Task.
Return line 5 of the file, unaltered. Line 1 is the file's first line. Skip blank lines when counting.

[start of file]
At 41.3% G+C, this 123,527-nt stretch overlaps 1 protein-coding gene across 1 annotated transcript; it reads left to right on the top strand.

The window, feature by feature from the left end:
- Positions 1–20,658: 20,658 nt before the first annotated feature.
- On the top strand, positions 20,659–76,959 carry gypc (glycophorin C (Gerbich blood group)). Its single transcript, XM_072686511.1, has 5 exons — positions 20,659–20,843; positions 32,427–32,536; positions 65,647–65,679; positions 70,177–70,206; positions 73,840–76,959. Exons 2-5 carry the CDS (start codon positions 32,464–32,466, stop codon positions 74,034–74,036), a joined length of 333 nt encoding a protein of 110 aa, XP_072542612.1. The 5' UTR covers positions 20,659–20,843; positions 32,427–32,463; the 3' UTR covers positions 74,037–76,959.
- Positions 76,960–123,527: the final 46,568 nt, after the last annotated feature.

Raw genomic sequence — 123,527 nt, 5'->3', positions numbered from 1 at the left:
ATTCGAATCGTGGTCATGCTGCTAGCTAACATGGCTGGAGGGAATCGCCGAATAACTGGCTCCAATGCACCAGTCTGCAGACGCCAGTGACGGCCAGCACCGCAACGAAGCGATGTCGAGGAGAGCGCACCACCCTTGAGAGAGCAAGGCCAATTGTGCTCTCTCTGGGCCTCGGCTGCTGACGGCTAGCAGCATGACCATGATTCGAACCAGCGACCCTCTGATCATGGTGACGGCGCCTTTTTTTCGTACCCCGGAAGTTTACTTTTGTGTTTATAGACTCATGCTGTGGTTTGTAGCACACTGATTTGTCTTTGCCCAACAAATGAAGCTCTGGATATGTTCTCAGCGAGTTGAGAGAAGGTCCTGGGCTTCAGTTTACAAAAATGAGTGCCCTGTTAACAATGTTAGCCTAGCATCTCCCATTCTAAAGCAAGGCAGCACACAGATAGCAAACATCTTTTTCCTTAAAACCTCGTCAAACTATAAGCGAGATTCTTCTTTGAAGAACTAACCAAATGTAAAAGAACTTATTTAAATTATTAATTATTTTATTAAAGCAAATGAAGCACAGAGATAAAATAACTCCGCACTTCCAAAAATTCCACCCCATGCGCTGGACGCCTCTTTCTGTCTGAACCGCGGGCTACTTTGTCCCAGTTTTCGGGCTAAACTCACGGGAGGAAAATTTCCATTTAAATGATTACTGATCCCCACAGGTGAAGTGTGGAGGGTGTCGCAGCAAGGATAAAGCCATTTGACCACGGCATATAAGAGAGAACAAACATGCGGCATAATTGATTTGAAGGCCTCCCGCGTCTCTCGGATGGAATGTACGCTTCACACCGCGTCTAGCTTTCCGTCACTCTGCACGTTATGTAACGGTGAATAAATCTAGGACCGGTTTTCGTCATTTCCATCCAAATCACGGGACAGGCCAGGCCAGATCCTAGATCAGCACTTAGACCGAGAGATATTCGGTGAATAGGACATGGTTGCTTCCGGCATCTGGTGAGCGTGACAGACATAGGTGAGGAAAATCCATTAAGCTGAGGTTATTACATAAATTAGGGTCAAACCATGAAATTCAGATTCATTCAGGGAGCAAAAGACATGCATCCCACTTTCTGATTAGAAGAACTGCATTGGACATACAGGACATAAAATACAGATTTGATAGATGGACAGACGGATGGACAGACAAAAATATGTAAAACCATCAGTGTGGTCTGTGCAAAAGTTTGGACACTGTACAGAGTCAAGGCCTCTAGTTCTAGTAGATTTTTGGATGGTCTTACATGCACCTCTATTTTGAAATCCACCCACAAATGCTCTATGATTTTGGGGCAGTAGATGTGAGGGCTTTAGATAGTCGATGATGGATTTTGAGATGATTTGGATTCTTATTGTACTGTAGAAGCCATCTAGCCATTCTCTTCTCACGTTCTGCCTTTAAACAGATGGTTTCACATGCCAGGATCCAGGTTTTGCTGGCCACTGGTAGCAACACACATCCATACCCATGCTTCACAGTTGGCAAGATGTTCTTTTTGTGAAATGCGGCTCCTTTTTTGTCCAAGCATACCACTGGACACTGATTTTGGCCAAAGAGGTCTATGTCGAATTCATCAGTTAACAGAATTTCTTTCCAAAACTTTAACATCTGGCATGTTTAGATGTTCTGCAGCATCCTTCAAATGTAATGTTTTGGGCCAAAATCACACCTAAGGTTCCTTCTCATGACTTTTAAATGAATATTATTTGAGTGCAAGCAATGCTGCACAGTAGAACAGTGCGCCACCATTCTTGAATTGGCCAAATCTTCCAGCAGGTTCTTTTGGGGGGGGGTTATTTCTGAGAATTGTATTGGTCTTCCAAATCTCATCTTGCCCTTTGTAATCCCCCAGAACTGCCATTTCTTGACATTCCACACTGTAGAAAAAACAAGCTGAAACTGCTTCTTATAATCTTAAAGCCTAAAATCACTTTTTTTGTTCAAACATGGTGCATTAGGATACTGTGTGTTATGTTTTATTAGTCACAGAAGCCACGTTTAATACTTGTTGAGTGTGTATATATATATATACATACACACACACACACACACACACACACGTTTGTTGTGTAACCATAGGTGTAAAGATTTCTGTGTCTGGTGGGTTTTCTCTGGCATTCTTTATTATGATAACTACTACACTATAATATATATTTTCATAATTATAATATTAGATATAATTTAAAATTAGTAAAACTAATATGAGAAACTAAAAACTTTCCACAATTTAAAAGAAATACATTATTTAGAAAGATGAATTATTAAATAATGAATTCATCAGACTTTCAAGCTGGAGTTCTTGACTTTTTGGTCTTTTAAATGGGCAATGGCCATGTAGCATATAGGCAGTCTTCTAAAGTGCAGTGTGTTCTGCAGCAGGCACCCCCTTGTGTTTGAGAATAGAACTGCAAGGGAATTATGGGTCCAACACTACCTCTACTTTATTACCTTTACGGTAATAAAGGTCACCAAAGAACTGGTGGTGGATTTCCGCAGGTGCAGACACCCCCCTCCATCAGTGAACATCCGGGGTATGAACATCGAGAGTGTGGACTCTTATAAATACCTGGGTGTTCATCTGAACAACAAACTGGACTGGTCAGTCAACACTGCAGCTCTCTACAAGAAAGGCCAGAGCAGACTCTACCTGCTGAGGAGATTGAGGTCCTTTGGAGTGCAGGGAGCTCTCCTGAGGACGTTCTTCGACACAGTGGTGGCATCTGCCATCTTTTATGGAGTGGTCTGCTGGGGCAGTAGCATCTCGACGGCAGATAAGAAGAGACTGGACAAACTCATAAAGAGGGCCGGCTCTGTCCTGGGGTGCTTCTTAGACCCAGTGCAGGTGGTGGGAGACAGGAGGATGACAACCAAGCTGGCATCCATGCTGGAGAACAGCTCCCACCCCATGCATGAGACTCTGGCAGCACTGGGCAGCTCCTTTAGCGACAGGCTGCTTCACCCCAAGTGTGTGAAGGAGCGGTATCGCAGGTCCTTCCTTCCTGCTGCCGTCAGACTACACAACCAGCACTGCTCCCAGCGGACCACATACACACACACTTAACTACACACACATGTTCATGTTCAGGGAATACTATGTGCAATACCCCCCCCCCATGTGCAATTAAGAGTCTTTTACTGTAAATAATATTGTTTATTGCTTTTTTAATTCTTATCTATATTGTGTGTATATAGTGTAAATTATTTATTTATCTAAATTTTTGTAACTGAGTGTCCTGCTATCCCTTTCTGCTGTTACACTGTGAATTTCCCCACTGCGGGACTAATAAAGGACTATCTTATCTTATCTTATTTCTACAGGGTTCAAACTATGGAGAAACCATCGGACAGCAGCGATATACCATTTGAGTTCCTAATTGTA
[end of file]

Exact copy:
- Positions 76,960–123,527: the final 46,568 nt, after the last annotated feature.